382 Tasting Notes
I am really starting to think that I like the Iyemon lineup from suntory the best out all of the bottled teas. Perhaps it is their association with “an authentic tea company” (that is seriously in the company’s description of the tea) but these teas seem to just have so much more character than a lot of the other bottled teas. What’s more, the character they have is much more sophisticated than a lot of the stronger teas who seem to be relying on a philosophy of “RAR TASTE THE STRENGTH OF MY TEA”
Which, in a brilliant and smooth segue that I have just ruined by pointing it out, leads me to today’s tea, which is brewed deliberately strong because apparently that is how the Japanese did it in olden times. The difference from their other green teas is obvious just from the color, which is much darker than their other teas. From the color, you could be forgiven for assuming that it was an oolong tea, although it is not quite dark enough for a mugicha. The taste is similarly quite strong and, while I like it all right, I found it a bit too bitter. I also found myself missing the taste of the matcha that the other Iyemon teas have…still, I prefer it to the hojicha…
Ito En is, I think, the only company to be brave enough to attempt to expand their tea market to the States. I haven’t tried many of the Teas’ Teas because, as far as bottled drinks go, they are not too cheap, but when I am taken with a feeling of nostalgia, I will often give in and buy one.
In Japan, the Oi Ocha series, which I am going to go ahead and say corresponds to the Teas’ Tea series because I enjoy making claims that I can’t back up and have no basis for, costs a buck fitty, which is to say, exactly as much as any other bottled tea, so it was inevitable that I would get to them eventually. Today, I was in the mood for something different so I grabbed me some hoji-cha, which, I guess is roasted green tea.
I haven’t had hoji-cha in a while, so I have no idea whether this is a problem with this particular tea or with hoji-cha in general, but there is something massively off in the the immediate aftertaste of this tea (although it resolves itself after a bit). Basically, I get resin out of it, which is…not very tasty. Otherwise, it’s definitely got a roasted aroma to it, actually, on greater thought it basically ONLY has the roasted aroma to it, with the resin coming in at the end. All in all, I am not impressed with this stuff.Still, as I said, i don’t know whether that’s because this hoji-cha in particular is shoddy or whether I simply do not like hoji-cha. An intelligent person, a person possessing common sense, would take note of the plethora of other kinds of tea available to them and simply play it safe by refraining from trying other hoji-chas. I, however, am neither of those kinds of people! Moreover, I have a MISSION to catalog the bottled iced teas of Japan and no matter how HARD or UNTASTY it gets, Steeples, I will PERSEVERE. Because that is the TRUE MEANING of Christmas.
Another black tea that professes to be unsweetened, this time from Kirin. Thankfully, it does not explain that the tea’s deliciousness derives from tea fairies harvesting the final “golden drops” of tea from teapots in order to make the tea, which, to be fair, coca-cola didn’t EXACTLY say either (but they may as well have). It also didn’t proceed to list sweeteners in its ingredients so I had a good feeling!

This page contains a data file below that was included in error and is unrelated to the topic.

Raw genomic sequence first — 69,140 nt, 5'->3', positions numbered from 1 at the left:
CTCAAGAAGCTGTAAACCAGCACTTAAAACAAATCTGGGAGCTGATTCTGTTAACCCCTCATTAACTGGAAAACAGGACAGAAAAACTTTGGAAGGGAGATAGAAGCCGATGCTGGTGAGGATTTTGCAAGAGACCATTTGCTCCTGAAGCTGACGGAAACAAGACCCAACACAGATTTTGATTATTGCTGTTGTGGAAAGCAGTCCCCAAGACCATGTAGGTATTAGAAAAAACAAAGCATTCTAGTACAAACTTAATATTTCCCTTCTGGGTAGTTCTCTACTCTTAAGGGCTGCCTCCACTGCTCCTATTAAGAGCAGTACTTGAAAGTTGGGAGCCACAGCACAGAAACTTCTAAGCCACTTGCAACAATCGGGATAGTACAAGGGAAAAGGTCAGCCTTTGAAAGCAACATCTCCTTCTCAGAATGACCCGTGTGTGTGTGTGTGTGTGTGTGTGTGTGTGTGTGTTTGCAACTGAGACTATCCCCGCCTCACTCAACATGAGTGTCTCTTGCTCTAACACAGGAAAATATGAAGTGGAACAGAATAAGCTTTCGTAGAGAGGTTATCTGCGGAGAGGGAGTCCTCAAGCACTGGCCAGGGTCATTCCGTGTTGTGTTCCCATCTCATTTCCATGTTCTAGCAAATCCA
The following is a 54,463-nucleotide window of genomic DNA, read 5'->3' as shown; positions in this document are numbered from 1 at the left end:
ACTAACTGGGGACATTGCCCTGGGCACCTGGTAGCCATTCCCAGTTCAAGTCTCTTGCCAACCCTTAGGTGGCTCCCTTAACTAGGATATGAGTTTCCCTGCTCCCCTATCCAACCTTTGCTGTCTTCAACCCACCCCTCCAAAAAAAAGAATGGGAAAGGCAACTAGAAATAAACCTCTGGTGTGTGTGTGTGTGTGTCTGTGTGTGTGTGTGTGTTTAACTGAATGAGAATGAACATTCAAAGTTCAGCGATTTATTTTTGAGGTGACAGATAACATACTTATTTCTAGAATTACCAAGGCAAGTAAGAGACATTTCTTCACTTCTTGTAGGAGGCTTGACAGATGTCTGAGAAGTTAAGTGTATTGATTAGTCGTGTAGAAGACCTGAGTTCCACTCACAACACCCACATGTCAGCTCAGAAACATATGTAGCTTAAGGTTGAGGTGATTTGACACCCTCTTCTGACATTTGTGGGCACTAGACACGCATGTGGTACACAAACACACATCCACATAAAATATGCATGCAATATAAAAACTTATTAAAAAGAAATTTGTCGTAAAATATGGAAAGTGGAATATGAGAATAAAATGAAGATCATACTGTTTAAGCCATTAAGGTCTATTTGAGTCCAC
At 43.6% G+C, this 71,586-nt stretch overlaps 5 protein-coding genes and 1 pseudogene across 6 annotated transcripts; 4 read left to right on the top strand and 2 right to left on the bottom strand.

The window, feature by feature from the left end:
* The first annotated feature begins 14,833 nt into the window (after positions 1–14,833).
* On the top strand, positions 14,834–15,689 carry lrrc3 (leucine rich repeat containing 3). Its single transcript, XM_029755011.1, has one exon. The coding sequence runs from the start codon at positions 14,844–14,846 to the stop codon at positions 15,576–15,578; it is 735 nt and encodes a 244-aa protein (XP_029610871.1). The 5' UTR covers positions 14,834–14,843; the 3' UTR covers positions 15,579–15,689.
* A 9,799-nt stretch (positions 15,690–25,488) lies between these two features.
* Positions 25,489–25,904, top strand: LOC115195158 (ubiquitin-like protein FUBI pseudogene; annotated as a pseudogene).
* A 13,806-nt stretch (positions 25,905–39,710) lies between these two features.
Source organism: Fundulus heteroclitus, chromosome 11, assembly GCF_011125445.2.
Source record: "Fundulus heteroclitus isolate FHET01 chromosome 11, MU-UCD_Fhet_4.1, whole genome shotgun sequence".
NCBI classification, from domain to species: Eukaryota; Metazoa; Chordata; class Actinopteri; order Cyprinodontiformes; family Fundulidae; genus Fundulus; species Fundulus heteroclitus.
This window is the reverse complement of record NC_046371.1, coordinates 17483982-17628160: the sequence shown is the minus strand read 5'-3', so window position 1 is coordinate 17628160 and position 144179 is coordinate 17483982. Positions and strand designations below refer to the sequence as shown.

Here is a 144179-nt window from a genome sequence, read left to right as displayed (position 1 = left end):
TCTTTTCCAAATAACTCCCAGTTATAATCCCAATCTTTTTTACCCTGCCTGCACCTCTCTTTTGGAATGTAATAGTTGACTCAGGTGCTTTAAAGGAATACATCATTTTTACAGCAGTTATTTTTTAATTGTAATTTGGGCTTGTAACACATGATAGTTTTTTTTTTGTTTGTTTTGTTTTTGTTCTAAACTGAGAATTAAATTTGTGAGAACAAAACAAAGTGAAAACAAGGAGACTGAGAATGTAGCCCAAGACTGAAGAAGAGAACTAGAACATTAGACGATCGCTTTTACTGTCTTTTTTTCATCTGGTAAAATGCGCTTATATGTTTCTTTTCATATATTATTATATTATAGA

The tea is, indeed, unsweetened, although it has a certain very faint sweetness about it that is faint enough to not make me suspicious. I don’t know if its the low temperature steep that did it, but there is an interesting air about this tea, a tiny hint of astringency that never quite comes to fruition. I quite like it, and it’s nice to finally find an iced black tea that isn’t sweetened instead of just pretending to not be sweetened. AND it was on sale, which, unfortunately in a combini means that it’s not been selling particularly well and they are trying to get rid of the last bit they have so they can replace it wish something else. Probably extremely sweet royal milk tea. Or Yet Another Green Tea.
It’s kind of weird to me that the Japanese would be so adamant about sweetening their black teas, when their desserts/cookies/that type of thing are often much less sweet than ones in the US. Ah well, cultural differences!
As promised, more Iyemon tea! This time in the form of genmaicha. I’ve seen genmaicha referred to as popcorny, and this stuff is indeed quite popcorny, both in the taste and in the aftertaste. It’s also slightly sweet, at least initially, which I found interesting, although the sweetness went away as it warmed up. Eventually the sweetness fades to a bitter finish that, combined with the popcorn taste makes for a rather odd aftertaste that I can’t really say I’m overly fond of.
The taste of the underlying tea is kind of similar to the oolong I had earlier this week. Kind of woodsy, skirting along the edges of bitterness/smokiness without never quite making it over the threshold. There is, however, no traces of the matcha that was supposedly iri’d at some point in the creation of this tea. This is not one of my favorites.
I have a feeling that this is not, in fact, the exact same tea as the one described, but I am too lazy to make a new entry and this IS a jasmine tea by Ito En so…oh well!
What I’m drinking is actually called “Natural Jasmine Tea” and gives no indication that it has a green tea base, although that seems to be the most common so it probably does. It’s big thing is that it doesn’t us anything except actual jasmine flowers to induce the jasmine aroma and taste (hence the “natural”). I didn’t really pay that much attention to the other jasmine tea that I’ve tried so far, but the implication is that all the other ones use artificial means in order to strengthen the impression of jasmine. I guess.